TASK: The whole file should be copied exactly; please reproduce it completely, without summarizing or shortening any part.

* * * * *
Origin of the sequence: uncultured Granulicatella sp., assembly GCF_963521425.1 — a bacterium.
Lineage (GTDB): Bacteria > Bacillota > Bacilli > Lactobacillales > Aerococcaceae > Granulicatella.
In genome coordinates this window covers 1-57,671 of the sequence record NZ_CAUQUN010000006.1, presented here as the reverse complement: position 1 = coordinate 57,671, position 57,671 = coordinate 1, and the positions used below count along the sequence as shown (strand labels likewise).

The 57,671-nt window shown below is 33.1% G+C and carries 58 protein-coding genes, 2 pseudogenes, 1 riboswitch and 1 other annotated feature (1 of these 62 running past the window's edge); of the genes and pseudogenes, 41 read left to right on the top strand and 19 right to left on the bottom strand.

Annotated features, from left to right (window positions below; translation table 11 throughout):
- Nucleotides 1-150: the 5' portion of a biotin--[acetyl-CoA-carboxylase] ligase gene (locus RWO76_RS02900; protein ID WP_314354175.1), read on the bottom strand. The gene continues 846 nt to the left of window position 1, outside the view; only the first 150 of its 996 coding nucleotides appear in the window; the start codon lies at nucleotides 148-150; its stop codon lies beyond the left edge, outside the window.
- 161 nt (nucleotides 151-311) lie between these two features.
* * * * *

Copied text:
Origin of the sequence: uncultured Granulicatella sp., assembly GCF_963521425.1 — a bacterium.
Lineage (GTDB): Bacteria > Bacillota > Bacilli > Lactobacillales > Aerococcaceae > Granulicatella.
In genome coordinates this window covers 1-57,671 of the sequence record NZ_CAUQUN010000006.1, presented here as the reverse complement: position 1 = coordinate 57,671, position 57,671 = coordinate 1, and the positions used below count along the sequence as shown (strand labels likewise).

The 57,671-nt window shown below is 33.1% G+C and carries 58 protein-coding genes, 2 pseudogenes, 1 riboswitch and 1 other annotated feature (1 of these 62 running past the window's edge); of the genes and pseudogenes, 41 read left to right on the top strand and 19 right to left on the bottom strand.

Annotated features, from left to right (window positions below; translation table 11 throughout):
- Nucleotides 1-150: the 5' portion of a biotin--[acetyl-CoA-carboxylase] ligase gene (locus RWO76_RS02900; protein ID WP_314354175.1), read on the bottom strand. The gene continues 846 nt to the left of window position 1, outside the view; only the first 150 of its 996 coding nucleotides appear in the window; the start codon lies at nucleotides 148-150; its stop codon lies beyond the left edge, outside the window.
- 161 nt (nucleotides 151-311) lie between these two features.